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Does Self-Compassion or Criticism Motivate Self-Improvement?

New research finds that forgiving yourself works best.

If you're a regular reader of this blog, you already know where I stand on this issue. Self-compassion beats self-criticism any day, and in every way. But I had to share the latest set of studies showing how important self-compassion is for motivating change.

The research was led by Juliana Breines at the University of California, Berkeley, and published in Personality and Social Psychology Bulletin. The effect of self-compassion was tested in four different experiments (each using different participants, including college students and a broader sample of adults in the U.S.).

All four experiments asked participants to think about something that would typically elicit self-criticism. In two studies, participants were asked to identify what they considered to be their biggest weakness or shortcoming. In another study, participants recalled a recent time when they did something they felt was wrong and experienced guilt, remorse, and regret. Finally, in one study, participants took a very difficult test, choosen to induce a sense of struggle and frustration.

In each experiment, researchers then gave some participants a self-compassion induction. For the first three studies, participants wrote for 3 minutes in response to the instructions: "Imagine that you are talking to yourself about this [weakness/action] from a compassionate and understanding perspective. What would you say?"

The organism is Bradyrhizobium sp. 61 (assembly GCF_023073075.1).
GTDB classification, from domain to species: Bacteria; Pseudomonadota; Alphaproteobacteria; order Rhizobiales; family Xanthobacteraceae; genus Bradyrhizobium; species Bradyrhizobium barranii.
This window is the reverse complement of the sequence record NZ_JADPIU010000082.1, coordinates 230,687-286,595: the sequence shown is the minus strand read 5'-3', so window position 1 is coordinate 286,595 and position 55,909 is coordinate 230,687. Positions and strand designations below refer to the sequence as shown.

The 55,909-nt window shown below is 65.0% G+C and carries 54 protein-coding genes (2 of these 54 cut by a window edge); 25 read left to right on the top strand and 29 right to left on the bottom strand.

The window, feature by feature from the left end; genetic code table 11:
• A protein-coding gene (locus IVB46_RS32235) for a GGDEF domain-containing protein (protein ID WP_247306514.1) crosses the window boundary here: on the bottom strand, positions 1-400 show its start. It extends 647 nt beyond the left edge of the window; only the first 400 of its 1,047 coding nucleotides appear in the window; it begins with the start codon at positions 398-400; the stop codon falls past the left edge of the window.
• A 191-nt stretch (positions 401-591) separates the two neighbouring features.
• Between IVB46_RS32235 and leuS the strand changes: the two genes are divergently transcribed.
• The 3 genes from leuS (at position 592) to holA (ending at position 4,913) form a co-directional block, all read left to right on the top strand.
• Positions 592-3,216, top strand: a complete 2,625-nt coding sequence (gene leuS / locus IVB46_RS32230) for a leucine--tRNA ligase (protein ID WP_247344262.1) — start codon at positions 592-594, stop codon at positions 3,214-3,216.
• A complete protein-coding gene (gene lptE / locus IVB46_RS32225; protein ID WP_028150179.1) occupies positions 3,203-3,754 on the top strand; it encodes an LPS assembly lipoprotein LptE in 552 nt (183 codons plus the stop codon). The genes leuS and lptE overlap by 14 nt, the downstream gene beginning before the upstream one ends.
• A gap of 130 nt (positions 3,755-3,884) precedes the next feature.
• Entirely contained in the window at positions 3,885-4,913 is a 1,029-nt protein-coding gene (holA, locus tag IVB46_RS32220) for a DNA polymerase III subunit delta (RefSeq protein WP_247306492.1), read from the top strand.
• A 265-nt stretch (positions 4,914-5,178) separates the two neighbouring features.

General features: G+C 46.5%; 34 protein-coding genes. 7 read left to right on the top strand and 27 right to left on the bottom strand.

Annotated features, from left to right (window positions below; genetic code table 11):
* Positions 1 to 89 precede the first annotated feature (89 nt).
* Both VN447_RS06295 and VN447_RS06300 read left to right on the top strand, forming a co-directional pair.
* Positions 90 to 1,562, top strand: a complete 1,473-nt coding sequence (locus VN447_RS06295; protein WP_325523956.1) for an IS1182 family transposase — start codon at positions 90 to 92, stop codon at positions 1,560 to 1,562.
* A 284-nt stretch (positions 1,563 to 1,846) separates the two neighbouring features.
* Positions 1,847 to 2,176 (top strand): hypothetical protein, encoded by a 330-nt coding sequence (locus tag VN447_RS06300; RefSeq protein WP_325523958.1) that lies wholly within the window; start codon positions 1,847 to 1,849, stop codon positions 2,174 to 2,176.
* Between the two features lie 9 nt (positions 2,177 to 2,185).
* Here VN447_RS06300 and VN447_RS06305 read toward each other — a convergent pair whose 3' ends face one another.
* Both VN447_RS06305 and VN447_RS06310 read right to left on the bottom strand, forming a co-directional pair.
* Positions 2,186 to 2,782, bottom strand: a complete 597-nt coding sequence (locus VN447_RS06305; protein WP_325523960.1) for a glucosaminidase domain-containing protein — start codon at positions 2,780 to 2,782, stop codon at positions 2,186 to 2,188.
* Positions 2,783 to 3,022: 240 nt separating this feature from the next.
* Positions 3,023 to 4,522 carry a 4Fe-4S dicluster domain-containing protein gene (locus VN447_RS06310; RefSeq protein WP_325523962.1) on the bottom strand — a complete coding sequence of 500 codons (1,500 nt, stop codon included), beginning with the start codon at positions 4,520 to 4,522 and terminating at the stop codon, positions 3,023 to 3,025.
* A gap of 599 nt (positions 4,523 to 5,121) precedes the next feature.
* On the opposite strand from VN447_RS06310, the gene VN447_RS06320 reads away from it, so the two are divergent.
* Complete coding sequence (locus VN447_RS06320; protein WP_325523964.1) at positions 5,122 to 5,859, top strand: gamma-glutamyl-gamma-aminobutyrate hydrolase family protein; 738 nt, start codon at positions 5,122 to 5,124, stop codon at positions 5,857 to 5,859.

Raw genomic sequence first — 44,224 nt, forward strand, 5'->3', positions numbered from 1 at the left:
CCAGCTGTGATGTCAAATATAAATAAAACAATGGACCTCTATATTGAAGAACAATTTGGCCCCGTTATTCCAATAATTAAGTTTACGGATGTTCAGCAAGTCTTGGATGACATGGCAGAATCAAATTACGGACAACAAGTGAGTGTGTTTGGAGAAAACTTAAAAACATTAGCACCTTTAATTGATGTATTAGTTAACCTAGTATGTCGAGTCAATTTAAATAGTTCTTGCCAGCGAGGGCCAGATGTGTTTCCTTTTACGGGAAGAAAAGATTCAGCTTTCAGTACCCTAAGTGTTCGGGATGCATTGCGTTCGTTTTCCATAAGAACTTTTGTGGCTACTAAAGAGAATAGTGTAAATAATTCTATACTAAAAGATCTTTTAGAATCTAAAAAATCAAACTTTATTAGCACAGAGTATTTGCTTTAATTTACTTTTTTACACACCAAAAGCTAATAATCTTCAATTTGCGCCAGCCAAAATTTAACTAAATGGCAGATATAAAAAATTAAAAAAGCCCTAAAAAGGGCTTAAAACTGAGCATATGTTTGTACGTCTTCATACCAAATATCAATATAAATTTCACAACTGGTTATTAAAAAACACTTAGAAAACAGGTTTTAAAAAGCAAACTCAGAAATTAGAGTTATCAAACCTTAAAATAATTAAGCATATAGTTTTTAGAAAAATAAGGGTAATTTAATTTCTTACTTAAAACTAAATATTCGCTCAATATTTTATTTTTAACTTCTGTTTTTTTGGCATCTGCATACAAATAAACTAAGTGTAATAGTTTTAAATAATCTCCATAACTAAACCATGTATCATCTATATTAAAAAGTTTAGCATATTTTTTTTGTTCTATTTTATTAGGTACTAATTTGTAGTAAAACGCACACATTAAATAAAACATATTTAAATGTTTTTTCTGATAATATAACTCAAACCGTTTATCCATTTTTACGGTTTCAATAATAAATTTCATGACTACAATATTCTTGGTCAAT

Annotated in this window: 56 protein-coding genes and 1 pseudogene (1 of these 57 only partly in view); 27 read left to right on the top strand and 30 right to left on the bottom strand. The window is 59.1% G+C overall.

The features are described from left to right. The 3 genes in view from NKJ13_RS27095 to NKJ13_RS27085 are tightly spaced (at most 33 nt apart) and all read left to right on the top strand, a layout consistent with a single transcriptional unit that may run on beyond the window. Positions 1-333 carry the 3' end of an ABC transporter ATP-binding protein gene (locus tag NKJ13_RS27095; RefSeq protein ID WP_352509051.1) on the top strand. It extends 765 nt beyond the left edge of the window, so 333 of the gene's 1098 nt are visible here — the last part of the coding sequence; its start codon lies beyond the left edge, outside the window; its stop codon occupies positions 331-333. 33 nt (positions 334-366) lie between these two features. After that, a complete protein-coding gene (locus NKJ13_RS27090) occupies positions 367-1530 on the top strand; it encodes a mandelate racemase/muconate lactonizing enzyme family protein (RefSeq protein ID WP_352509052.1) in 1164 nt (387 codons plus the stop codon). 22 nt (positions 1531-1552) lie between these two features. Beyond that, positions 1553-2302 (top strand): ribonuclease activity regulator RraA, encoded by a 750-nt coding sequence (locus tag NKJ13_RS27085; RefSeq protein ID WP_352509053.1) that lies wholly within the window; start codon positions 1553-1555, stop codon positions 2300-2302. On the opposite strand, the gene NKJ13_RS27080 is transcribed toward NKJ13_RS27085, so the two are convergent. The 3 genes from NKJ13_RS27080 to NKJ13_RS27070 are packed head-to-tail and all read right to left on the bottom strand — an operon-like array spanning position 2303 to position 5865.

For the difficult test study, the experimenter shared a self-compassion message after participants struggled with the test: "If you had difficulty with the test you just took, you’re not alone. It’s common for students to have difficulty with tests like this. If you feel bad about how you did, try not to be too hard on yourself."

In each experiement, participants who practiced a self-compassionate mindset showed greater willingness to learn from and improve on their self-perceived weakness, mistake, or failure. For example, they were more interested in studying to improve performance on the difficult test, and they were more likely to want to take action to reduce the harm of their previous misdeeds. They also had greater optimism that their personal weakness could be changed.

The good news of this study is not just that self-compassion supports self-improvement. It's how easy it can be to shift from a self-critical or self-enhancing mindset to a self-compassionate mindset. Writing for 3 minutes? That's something all of us can do when we need a little encouragement and motivation. These studies suggest that you can choose a self-compassionate point of view, and this will help you recover from setbacks and pursue positive change.

Research cited: Breines JG, Chen S. Self-Compassion Increases Self-Improvement Motivation. Pers Soc Psychol Bull. 2012 May 29. [Epub ahead of print]

Kelly McGonigal is a psychologist at Stanford University and the author of The Neuroscience of Change: A Compassion-Based Program for Personal Transformation and The Willpower Instinct: How Self-Control Works, Why It Matters, and What You Can Do to Get More of It.

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